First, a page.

But the bitter truth is that, given Indian football’s unhealthy tendency to concentrate its growth in certain pockets (3 teams in Pune being a prime example), something radical needs to be done to force upcoming clubs to seek out new cities instead of crowding places like Mumbai, Pune and Bangalore. And retaining the franchise system in the unified league is one plausible way to make it happen. And once the league is well-spread with every region represented, the franchise model can be rolled back. In fact, chances are it will be implemented with a time-limit from the outset to allow the teams to prepare in advance for days when they will have local rivals and the threat of relegation.
The problem, however, is that the potential positive results from this approach will take a long time to kick in. We’re talking a decade, probably much more. But in the immediate present, it will cause many more clubs to fold and potentially disintegrate the 2nd Division.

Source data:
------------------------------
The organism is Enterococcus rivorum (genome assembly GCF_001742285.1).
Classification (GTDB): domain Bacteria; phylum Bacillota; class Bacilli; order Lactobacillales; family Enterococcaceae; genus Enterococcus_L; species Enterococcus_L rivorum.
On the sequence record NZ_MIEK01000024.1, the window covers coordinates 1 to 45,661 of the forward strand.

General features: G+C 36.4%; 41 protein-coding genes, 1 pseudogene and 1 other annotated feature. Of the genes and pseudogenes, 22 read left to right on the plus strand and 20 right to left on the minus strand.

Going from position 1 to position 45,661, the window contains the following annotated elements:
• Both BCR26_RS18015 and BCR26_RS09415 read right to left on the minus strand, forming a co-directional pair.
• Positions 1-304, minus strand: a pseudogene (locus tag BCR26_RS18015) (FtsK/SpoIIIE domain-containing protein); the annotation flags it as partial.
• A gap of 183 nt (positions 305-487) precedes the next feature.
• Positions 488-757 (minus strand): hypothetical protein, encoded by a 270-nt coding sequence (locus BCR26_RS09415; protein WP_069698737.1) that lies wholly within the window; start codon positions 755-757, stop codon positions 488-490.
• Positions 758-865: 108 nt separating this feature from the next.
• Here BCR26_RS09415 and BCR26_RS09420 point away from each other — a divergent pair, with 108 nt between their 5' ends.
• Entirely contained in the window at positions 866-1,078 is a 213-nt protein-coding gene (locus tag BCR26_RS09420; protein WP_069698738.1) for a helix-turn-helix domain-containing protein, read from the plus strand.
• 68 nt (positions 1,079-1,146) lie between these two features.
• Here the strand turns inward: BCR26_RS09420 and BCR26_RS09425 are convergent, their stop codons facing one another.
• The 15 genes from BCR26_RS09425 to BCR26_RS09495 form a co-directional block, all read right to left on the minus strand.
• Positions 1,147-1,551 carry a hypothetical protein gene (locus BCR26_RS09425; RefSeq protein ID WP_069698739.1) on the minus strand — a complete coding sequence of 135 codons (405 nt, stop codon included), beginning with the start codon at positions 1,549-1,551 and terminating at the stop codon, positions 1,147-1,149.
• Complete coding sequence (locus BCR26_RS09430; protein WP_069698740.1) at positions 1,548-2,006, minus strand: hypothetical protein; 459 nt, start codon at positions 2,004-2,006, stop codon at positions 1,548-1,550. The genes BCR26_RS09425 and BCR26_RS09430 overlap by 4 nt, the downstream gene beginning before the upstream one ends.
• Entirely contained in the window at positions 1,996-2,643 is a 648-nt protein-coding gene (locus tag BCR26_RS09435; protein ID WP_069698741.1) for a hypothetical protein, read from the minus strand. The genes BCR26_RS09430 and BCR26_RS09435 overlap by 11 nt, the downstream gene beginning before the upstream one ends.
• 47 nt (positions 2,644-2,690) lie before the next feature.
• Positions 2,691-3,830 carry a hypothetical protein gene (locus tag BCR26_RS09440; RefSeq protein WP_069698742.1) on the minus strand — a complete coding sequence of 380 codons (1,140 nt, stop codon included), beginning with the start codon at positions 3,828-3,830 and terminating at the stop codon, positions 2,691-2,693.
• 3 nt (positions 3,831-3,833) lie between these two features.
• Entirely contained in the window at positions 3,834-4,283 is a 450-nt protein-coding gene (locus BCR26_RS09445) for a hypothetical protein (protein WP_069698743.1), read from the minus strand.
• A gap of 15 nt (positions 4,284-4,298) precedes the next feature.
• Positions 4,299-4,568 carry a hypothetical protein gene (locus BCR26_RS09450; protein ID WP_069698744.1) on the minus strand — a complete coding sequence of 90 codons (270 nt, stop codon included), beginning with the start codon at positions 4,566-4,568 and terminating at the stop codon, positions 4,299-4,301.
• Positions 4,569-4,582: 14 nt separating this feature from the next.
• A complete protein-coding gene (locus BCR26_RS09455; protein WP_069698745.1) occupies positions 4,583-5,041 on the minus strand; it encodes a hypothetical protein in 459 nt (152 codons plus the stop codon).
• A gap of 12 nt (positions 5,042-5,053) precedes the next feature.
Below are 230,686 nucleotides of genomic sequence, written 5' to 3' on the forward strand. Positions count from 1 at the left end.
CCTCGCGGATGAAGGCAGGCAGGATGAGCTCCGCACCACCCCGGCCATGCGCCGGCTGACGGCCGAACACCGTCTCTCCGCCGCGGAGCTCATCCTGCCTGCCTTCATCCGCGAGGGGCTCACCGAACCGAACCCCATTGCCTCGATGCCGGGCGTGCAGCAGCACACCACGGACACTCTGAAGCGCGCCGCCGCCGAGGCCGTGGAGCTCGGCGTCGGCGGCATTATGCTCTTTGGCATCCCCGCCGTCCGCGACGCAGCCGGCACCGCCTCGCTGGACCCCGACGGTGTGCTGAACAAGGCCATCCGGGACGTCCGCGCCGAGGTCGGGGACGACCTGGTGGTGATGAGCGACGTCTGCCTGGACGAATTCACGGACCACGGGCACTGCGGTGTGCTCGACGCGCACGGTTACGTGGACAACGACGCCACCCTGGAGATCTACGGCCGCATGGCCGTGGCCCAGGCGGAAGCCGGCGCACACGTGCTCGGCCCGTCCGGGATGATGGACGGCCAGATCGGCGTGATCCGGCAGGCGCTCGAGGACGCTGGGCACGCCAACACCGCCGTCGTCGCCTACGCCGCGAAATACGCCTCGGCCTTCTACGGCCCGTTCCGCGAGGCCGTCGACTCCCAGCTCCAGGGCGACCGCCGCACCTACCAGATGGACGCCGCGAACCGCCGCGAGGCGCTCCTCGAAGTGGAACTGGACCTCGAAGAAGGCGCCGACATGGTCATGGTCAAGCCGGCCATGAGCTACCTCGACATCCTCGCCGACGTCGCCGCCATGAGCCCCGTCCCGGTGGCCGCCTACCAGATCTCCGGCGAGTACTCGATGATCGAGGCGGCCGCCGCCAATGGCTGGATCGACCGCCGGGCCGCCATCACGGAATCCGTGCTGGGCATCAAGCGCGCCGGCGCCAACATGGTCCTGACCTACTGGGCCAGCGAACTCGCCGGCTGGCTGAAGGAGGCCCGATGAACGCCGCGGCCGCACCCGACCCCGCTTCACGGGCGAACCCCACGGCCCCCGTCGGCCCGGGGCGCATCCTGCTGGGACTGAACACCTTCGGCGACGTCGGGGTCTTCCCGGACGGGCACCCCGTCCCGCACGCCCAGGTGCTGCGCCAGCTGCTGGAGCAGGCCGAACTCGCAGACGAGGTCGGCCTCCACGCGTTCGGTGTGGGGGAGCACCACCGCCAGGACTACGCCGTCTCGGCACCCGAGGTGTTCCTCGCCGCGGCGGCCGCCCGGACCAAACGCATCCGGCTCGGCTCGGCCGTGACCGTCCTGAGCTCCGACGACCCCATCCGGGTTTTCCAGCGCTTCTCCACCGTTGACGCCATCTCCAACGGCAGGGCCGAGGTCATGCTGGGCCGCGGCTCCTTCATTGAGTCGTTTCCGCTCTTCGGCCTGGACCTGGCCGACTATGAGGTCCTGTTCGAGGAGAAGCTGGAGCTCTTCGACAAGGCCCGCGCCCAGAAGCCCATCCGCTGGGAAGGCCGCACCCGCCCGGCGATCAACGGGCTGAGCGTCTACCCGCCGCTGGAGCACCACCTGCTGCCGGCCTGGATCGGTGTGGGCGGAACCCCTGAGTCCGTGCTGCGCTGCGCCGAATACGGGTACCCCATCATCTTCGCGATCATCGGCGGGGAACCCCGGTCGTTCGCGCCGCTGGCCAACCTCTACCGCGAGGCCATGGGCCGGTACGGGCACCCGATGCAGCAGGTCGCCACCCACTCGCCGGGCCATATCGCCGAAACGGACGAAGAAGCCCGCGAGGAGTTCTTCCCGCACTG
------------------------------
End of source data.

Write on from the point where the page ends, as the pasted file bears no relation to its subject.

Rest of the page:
This will intensify the job crisis Indian professional footballers are experiencing at this moment. More than 300 players ply their trade in the second division. Most of them are now at risk of ending up without a team. If football was a corporate, layoffs of this magnitude would be scandalous. Sure, if the new league follows the AFC regulations of having a maximum of 4 foreigners in the team it will help lessen the the number of jobs lost, but there will be an impact nonetheless.
We have seen the effects of 3 clubs pulling out of I-League. It brought the league on the verge of failure as it was now too short for the champion to qualify for the AFC Champions League. They had to bring back the Federation Cup just to make up the numbers. While the return of the Cup is something all players, clubs and fans will welcome and celebrate, the context of its comeback is a sobering reminder of how close the I-League has come to a breaking point.
The whole episode has triggered a lot of anxiety among players. An expression of that was the open letter from Sunil Chhetri to his colleagues, calling out for unity among players to fight the bad times coming their way. But if the 2nd Division takes a hit the fallout may be massive; and all stakeholders including AIFF/IMG-R, clubs/franchises and players will come out embittered. The new league will bear a birthmark of conflict, with a whole generation of disenfranchised clubs and footballers cursing at its name.
This article was originally published in www.thefangarage.com